Debate over who’s a “real Jew” roils Argentine Jewish community

June 13, 2008

AMIA logoThe newly elected president of Argentina’s biggest Jewish community center sparked a firestorm when he was quoted in the press as saying he wanted the group to represent “genuine Jews” who live strictly by the Torah.

Guillermo Borger is the first Orthodox Jew elected to head the AMIA (Argentine Israeli Mutual Association) center in Buenos Aires, which was founded 114 years ago. Argentina’s Jewish community is the largest in Latin America with nearly 200,000 members.

Borger was quoted last weekend by Argentina’s biggest daily newspaper Clarin as saying he planned to “reinforce AMIA’s role in representing genuine Jews.” When asked what made a Jew genuine, he said: “It’s having a life based on all the Torah’s teachings.”

Luis GrynwaldConservative and secular Jews pounced on the statement, slamming Borger’s comments as narrow and discriminatory. The outgoing president of AMIA, Luis Grynwald, said he included himself among the Jews “who are not ‘genuine,’ and don’t have a life based on what the Torah dictates,” according to the Argentina-based Agencia Judía de Noticias (Jewish News Agency).

“Being Jewish is teaching my children and grandchildren the importance of inclusion, belonging, respect and honesty … each person expresses Judaism in his own way, I do so with pride and great honor,” Grynwald said.

Argentine writer Marcos Aguinis called Borger’s remarks “a medieval step backward,” warning that AMIA could lose members if the group’s pluralistic tradition were scrapped.

Borger came out later in the week, saying he had never said anything to distinguish between genuine and “non-genuine” Jews and adding that he aimed to reinforce AMIA’s role as “the representative of all Jews, without any exclusions.”

“We want an AMIA for everyone that is open and pro-dialogue,” he said in a statement.

AMIA bombing on 18 July 1994/Enrique MarcarianNot everyone was put at ease, however, and some AMIA members led a protest against Borger’s comments on Thursday. “Now they say you’re not a Jew unless you’re Orthodox, fundamentalist and religious … that excludes 98.5 percent of the Jewish community,” a middle-aged man told local television.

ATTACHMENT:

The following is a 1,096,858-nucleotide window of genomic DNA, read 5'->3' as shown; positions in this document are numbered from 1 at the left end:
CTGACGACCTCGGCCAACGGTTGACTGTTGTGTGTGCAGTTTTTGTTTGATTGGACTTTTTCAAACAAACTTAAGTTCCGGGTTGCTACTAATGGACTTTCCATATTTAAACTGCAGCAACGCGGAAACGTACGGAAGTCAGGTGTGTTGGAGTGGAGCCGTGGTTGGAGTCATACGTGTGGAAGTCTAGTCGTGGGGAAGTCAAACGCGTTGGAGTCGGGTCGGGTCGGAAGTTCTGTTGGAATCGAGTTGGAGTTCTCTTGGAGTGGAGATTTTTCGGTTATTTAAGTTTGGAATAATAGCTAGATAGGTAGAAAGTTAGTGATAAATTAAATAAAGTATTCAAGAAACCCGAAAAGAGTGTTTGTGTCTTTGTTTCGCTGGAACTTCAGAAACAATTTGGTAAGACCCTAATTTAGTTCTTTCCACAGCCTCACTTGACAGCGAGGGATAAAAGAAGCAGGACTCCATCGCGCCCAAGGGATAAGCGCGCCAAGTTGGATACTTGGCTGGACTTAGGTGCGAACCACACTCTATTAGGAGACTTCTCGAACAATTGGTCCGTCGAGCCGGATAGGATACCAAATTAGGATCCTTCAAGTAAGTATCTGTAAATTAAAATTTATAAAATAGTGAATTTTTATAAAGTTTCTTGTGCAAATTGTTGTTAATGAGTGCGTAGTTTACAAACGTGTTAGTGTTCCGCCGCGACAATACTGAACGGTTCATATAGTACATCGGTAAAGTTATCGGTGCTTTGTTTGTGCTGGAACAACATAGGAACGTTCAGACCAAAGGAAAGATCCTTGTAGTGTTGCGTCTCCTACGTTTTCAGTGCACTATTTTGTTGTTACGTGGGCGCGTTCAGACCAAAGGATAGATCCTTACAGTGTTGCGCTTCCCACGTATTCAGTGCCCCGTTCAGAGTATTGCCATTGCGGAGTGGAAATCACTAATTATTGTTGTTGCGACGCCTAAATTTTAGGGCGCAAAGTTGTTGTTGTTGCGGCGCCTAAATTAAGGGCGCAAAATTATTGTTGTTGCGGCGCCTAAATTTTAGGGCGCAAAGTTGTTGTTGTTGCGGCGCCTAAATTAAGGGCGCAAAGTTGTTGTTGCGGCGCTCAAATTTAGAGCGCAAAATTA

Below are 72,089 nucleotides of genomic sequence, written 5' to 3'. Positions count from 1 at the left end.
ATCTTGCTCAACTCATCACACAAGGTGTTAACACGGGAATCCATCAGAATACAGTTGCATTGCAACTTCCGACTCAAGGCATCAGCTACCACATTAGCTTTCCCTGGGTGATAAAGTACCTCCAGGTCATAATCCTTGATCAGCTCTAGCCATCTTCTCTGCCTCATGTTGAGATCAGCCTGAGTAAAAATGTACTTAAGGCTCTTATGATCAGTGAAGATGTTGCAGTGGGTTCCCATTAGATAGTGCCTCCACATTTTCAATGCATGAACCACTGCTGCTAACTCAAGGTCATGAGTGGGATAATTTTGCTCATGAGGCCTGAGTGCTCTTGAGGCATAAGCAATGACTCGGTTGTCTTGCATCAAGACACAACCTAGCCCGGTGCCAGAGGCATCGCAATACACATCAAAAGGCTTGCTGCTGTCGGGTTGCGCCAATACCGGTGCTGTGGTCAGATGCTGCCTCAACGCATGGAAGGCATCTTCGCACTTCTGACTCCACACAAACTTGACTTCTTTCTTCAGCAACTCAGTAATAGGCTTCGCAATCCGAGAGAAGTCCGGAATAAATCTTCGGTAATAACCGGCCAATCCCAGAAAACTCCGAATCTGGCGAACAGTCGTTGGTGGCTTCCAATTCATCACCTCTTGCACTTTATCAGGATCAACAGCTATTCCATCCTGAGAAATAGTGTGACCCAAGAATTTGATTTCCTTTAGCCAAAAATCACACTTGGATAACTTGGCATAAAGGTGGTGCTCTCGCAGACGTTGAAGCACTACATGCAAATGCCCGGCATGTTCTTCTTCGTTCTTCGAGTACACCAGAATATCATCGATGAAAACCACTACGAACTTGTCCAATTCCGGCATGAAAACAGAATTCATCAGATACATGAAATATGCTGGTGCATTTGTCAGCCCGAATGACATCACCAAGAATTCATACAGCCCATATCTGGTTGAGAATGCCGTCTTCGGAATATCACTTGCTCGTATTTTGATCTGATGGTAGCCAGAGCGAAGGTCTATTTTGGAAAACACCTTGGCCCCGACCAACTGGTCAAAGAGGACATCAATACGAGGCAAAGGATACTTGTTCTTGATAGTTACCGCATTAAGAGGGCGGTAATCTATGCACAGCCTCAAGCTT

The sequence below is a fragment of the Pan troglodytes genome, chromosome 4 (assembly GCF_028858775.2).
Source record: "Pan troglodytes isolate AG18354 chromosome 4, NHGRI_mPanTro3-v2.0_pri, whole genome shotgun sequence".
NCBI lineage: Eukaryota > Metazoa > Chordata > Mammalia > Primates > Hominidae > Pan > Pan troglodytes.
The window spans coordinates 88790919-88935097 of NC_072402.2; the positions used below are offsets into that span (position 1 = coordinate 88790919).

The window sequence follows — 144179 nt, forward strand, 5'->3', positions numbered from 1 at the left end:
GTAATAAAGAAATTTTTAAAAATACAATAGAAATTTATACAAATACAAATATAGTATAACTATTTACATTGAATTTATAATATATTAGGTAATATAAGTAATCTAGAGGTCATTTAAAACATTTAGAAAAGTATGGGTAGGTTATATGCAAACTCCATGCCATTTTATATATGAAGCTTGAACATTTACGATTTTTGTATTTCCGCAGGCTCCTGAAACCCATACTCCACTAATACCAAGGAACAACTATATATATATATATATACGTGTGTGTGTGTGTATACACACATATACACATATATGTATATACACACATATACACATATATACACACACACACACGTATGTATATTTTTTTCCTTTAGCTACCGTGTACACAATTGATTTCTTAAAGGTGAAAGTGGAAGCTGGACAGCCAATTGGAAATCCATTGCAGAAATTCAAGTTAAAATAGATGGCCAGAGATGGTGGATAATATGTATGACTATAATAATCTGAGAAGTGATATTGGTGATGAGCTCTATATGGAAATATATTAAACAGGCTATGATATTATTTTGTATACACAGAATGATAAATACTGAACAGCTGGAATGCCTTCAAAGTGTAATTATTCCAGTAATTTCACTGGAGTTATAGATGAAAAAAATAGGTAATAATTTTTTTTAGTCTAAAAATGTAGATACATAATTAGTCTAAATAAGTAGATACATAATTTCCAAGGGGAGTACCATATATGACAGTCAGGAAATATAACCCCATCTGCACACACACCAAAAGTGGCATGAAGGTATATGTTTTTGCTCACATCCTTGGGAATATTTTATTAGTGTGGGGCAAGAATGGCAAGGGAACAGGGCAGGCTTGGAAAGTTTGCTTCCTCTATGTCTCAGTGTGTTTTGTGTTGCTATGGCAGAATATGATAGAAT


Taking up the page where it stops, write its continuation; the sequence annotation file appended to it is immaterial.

The AMIA center became international news in 1994, when a bombing there killed 85 people.


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Wow. What a reaction? “Genuine” can only mean what Mr. G. Borger said. Personally, I am saddened by his comments so early in his tenure. Makes you wonder what is to come next?

I am most impressed and honored by how the leading members of the Argentine Israeli Mutual Association spoke very openingly about the purpose of inclusion. Why would some one like myself (a non-Jew) care? We’ll when people are left out anywhere, because others define themselves as better, then I care. Comments usually lead to actions. If Mr. G. Borger feels that way within the Jewish community then he must have an even more contemptuous view of us outsiders too. I have friends and family of all races, religions, nationalilities, and ethnic backgrouds. We are inclusively “Genuine”.

I love Argentina. Viva Argentina. So many more great things to come from Argentina. Keep the message of unity.

Rob J>
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Posted by Rob J> | Report as abusive

This is exactly what is wrong with this world today, one groups attempt to exclude another on the basis of allegedly being “better in some way or another,” when God put us all on this planet together. Instead of seeking ways to bring people together and to learn from the historical mistakes of ALL RELIGIONS AND RELIGIOUS PERSECUTIONS, we turn around in 2008 and continue along a path that has only been self destructive, totally divisive, counterproductive, dehumanizing, and destined to destroy so-called civilized society and our environment as we know it today. WHEN WILL YOU LEARN THAT WE MUST COME TOGETHER, HELP EACH OTHER PROSPER AND LIVE OUR VERY BEST LIVES, NO MATTER WHAT SO-CALLED RELIGION YOU WISH TO PRACTICE!!!

Posted by gpope | Report as abusive

What part of “It’s having a life based on all the Torah’s teachings” did they object to?

Was it “Loving your neighbor as yourself?” Or helping the poor and destitute. Or, perhaps it had something to do with belief in G-d?

Maybe it was the Ten Commandments?

Unless I’m missing something in the translation, it appears that Borger’s comment was spot on for a “Jewish” organization. And, the complainers’ arguments have more to do with their own problems than with any non-inclusive attitudes of Mr Borger.

In addition, the article here on Faith World states: “he was quoted in the press as saying he wanted the group to represent “genuine Jews” who live strictly by the Torah.” Nowhere does he *EVER* use a word that represents “strictly.” Inclusion of the word “strictly” is pure editorializing on the part of the writer of this article.

Posted by Izzy | Report as abusive

If one has to pay the price for it, then one is genuine. It’s the Refomim who are the “genuine” Jews.

Posted by messy | Report as abusive